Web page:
This is the sixth in a series of posts that will review the 2009 season (as well as 2008) from an adjusted stats perspective.
Tentative Publication Schedule
Part I: Which Stats Correlate Best to Winning? - 6/24/10
Part II: Drilling Down and Regression Models - 6/28/10
Part III: Passing Efficiency Formula - 6/30/10
Part IV: Conference Strengths and Pace - 7/2/10
Part V: Testing Conventional Wisdom - 7/16/10
Part VI: Team Matchups - 7/20/10
Part VII: Year-to-Year Changes - 7/22/10
Part VIII: Points per Yard Efficiencies - 7/26/10
Part IX: Data Dump - Team Rankings - 7/28/10
Part X: Data Dump - Team Reports - 7/30/10
Thus far our studies have focused on season performance as a whole. But if we want to analyze matchups then we have to look at things on a game-by-game basis. Before getting into matchups of individual units, let’s look at the highest level possible. On a single game basis, does being the higher scoring team or the team that allows fewer points lead to wins more often? How about offensive and defensive strength on a yards per play basis? This post will use only adjusted stats:
|Pts All. per Game||546-168||0.765||518-199||0.722||1064-367||0.744|
|Points per Game||527-187||0.738||533-184||0.743||1060-371||0.741|
|Yards per Play||488-226||0.683||493-224||0.688||981-450||0.686|
|Yards Allowed per Play||495-219||0.693||482-235||0.672||977-454||0.683|
Not surprisingly, offense and defense show nearly equal performance in this analysis. Hopefully at this point nobody is surprised to see such a result. But we haven’t controlled for offense versus defense. Let’s rerun the analysis based on whether the same team has both matchup edges.
|Both Points Edges||399-40||0.909||396-63||0.863||795-103||0.885|
|Both Yards Edges||324-55||0.855||322-64||0.834||646-119||0.844|
|Off. Yds, not Def. Yds||164-171||0.490||169-159||0.515||333-330||0.502|
|Off. Pts, not Def. Pts||128-147||0.465||135-120||0.529||263-267||0.496|
Yet again, there is no new information to be gleaned. Having the offensive edge is roughly as advantageous as having the defensive edge. Teams that have the edge on one side but not the other are 0.500 against each other. At this point I lack any motivation to come up with new ways of comparing offensive to defensive importance. While intuitively I used to think that defense may be slightly more important than offense because a team’s defense can score without any input from the offense, the numbers aren’t bearing that out. The values for scoring edges above aren’t what I base that on as they include defensive scores for a team’s offense, but instead the yardage results reinforce each side of the ball’s equal importance. It’s worth considering that while a defense can score on their own, an offense has given up those same points on their own.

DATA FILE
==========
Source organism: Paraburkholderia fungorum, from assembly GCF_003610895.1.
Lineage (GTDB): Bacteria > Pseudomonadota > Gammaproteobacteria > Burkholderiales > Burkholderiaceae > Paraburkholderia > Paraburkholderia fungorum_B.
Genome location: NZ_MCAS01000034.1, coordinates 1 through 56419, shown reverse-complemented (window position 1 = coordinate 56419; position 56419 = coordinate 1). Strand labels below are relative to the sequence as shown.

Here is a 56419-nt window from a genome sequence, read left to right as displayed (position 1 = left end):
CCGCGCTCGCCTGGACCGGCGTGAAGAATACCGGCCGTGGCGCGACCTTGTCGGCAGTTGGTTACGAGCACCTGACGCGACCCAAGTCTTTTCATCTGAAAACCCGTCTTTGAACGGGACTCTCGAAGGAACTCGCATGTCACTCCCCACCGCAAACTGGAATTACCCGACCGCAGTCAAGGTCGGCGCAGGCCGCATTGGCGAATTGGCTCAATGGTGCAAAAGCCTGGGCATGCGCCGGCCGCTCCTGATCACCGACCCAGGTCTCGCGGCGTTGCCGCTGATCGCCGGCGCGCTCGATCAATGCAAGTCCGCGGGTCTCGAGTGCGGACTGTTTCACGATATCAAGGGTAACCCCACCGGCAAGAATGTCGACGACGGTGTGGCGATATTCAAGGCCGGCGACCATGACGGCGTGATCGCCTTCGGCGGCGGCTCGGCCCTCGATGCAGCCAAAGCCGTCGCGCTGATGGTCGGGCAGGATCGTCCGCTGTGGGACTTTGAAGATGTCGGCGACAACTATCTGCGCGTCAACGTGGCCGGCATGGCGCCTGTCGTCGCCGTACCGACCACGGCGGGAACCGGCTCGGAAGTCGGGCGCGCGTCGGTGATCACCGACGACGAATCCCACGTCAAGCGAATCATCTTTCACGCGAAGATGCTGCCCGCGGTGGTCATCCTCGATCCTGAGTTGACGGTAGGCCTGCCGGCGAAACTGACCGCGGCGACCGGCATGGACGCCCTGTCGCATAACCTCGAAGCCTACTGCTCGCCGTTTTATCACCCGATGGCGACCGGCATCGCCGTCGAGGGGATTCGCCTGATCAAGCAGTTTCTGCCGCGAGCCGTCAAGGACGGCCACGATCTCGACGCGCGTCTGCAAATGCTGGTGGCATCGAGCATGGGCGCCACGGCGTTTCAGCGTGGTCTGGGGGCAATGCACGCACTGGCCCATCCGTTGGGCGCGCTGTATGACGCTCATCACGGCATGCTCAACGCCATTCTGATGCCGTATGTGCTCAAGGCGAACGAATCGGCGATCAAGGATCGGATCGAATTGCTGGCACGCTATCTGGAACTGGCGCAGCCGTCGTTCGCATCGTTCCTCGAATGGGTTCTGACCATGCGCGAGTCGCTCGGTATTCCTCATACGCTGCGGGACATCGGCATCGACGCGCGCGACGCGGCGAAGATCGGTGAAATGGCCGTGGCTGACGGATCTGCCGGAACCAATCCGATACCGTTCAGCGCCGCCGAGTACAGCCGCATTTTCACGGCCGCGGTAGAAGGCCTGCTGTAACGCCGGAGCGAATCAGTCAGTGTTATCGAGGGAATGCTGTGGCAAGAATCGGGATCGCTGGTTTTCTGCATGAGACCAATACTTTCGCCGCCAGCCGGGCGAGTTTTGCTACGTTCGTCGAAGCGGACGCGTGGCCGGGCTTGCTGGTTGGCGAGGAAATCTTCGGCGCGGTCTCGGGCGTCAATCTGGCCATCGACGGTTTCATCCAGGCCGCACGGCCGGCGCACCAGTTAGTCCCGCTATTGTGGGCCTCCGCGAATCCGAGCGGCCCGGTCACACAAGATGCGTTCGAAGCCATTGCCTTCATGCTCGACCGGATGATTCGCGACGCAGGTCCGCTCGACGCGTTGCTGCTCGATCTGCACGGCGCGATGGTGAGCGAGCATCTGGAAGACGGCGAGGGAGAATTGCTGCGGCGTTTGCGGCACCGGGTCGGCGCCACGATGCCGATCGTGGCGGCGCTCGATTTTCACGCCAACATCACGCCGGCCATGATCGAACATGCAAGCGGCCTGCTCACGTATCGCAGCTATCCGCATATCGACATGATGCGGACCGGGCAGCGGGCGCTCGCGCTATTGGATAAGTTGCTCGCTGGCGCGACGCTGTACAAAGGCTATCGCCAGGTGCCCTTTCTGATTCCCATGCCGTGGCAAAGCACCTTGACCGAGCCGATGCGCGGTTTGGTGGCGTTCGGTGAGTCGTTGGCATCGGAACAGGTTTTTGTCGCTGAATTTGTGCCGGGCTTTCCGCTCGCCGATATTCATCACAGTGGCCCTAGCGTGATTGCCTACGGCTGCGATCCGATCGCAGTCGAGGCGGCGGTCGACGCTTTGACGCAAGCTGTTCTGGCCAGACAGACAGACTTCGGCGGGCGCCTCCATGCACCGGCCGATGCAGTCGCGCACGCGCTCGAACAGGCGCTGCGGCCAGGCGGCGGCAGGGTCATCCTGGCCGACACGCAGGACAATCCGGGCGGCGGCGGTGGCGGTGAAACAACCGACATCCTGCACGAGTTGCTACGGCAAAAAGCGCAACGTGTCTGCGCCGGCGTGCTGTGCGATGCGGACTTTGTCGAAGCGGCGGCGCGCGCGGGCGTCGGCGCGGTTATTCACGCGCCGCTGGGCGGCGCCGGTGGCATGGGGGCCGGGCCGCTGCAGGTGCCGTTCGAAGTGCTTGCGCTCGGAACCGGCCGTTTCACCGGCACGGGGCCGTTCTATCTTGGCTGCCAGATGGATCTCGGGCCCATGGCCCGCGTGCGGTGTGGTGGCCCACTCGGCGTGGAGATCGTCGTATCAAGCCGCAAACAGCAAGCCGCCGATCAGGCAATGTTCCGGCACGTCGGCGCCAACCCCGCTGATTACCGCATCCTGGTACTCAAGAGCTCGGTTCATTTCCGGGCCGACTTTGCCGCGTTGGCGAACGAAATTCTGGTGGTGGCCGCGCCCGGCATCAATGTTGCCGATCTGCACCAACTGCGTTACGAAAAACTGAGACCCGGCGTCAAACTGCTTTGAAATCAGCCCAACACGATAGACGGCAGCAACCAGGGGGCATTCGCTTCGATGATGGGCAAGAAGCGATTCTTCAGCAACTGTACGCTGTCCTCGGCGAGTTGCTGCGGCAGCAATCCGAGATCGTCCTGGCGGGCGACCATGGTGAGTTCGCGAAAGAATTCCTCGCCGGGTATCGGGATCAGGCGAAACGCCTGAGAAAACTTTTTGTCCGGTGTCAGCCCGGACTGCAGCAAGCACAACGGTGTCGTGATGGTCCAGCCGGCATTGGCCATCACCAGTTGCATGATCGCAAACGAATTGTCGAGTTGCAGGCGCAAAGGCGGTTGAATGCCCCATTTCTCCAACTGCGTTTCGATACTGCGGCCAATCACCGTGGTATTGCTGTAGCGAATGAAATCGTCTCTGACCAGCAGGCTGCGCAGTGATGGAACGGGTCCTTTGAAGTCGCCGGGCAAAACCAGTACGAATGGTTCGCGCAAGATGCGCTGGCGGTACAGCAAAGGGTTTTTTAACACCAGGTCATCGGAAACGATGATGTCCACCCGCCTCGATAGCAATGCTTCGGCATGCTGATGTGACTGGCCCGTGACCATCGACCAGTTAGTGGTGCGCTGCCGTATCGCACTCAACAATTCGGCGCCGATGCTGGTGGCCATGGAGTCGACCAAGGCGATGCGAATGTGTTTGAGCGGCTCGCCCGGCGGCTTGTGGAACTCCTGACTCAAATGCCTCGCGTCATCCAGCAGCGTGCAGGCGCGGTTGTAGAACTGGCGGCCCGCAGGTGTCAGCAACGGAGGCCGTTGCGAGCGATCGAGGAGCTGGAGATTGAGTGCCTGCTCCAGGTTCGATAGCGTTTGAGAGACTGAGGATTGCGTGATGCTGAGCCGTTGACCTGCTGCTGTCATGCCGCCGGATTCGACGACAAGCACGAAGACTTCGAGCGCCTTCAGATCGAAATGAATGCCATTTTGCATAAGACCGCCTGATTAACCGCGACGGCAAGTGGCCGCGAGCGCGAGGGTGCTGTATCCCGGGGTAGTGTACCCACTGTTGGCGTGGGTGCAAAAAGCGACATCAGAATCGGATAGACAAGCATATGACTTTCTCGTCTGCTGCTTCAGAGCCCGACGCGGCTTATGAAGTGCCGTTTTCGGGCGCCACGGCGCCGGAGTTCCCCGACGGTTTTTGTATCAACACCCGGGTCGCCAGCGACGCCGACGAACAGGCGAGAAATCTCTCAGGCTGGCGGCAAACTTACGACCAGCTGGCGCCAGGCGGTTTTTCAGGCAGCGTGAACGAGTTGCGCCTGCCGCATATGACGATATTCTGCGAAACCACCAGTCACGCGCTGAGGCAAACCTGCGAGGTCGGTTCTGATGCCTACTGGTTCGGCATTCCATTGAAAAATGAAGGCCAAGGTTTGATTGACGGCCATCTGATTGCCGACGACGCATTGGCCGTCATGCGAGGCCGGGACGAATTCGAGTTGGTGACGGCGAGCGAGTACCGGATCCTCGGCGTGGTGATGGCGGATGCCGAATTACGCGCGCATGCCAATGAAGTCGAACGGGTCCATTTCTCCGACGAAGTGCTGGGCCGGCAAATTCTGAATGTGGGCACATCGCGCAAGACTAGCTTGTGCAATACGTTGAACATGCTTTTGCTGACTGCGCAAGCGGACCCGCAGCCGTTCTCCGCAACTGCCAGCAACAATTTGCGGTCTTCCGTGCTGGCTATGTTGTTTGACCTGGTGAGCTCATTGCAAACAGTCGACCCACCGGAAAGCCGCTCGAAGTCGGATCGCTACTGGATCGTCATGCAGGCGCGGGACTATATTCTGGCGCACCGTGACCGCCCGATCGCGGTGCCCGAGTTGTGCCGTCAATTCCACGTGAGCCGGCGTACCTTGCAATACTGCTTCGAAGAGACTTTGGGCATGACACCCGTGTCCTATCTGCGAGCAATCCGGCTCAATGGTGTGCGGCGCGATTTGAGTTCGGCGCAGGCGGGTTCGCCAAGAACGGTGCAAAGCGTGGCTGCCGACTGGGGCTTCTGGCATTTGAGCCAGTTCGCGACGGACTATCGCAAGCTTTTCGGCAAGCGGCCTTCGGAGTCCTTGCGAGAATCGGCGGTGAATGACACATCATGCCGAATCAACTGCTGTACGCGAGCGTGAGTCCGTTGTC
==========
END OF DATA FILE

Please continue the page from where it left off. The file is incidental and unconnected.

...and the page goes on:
The next level for this analysis is to look at the individual units. We’re back to the run game versus pass game debate, but this time will we find some statistical backing for the widely held belief that being able to run and stop the run is more important to a team’s success than the passing game? First things first, let’s look at the overall numbers based on having the matchup edge in each individual statistic (comparing offense to offense and defense to defense):
|Tot. Passing per Att.||495-219||0.693||502-215||0.700||997-434||0.697|
|Tot. Passing All. per Att.||498-216||0.697||472-245||0.658||970-461||0.678|
|Tot. Rush. All. per Carry||480-234||0.672||462-255||0.644||942-489||0.658|
|Tot. Rush. per Carry||450-264||0.630||431-286||0.601||881-550||0.616|
Well we haven’t found the statistical evidence to support the run game proponents yet. While it’s good to have a run game advantage over your opponent on either side of the ball, neither matches the advantage gained by being better at throwing the ball or defending your opponent’s throws. Something else that has popped up again is the recurring theme that being able to stop the run is more important than being able to run the ball. This was true in our first correlation studies and has been reaffirmed here. Next is the table showing the performance based on having both or just one edge while still keeping the pass and run games separate.